Andrew Nelson Lytle (LI-tuhl) was one of the least productive of the group of Vanderbilt University students who as “The Fugitives” formed in the 1920’s the nucleus of what was to become a dominant force in contemporary American literature. He was one of twelve southern writers, including John Crowe Ransom, Allen Tate, Robert Penn Warren, Donald Davidson, and others, who published I’ll Take My Stand (1930). This was the manifesto of that small group of intellectuals who, fearing that finance capitalism was leading the nation to a totalitarian state, urged a return to economic agrarianism and social patricianism. (The same group published Who Owns America in 1936.) Lytle was later a member of the “47 Workshop” in playwriting at Yale, an amateur actor in the new little theater movement of the 1920’s, and eventually a teacher of English, including creative writing, at colleges in the East and South.
None of Lytle’s four novels received serious critical attention. The Long Night, a powerful study of personal passions and deep regional feeling, has as its theme the change of character the Civil War forced on many men. The hero recovers his former humaneness but loses all purpose. At the Moon’s Inn is a naturalistic portrayal of the actions of men searching for gold with Hernando de Soto. A Name for Evil symbolizes the plight of Western civilization in a ghost story dealing with a couple who restore a southern mansion. The Velvet Horn, set against a background of rural Tennessee shortly after the Civil War, is rich in regional feeling and mythic implications in its account of the perennial search for personal identity and wholeness.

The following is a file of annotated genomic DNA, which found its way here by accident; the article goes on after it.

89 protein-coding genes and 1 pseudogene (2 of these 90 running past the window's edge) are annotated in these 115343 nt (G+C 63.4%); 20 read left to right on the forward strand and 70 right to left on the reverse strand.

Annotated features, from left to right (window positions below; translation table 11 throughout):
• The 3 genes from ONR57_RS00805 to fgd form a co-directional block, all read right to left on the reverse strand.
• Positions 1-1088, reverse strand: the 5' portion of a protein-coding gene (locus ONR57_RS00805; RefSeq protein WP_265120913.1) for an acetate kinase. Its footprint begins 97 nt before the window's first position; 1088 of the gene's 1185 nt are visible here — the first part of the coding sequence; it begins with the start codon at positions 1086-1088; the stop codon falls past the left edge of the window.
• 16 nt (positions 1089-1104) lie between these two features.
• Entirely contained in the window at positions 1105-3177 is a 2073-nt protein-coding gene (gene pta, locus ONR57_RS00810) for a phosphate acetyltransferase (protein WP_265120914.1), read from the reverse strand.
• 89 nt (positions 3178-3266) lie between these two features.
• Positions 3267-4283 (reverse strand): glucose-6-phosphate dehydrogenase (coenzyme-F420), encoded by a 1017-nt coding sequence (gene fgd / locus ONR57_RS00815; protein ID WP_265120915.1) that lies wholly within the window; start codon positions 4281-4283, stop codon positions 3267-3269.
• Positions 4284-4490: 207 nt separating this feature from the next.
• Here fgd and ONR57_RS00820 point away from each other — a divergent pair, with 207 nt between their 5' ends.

Lytle continued to assert his voice well into his ninth decade. In A Wake for the Living: A Family Chronicle, Lytle traced the roots of his family heritage from the eighteenth century to the 1940’s. Kristin, Lytle’s reading of Sigrid Undset’s Kristin Lavransdatter (3 volumes, 1920-1922; translated 1923-1927), was published in 1992—the year Lytle turned ninety—and provides readers with a critical lens through which the aesthetic intricacies of Lytle’s fiction can be deciphered.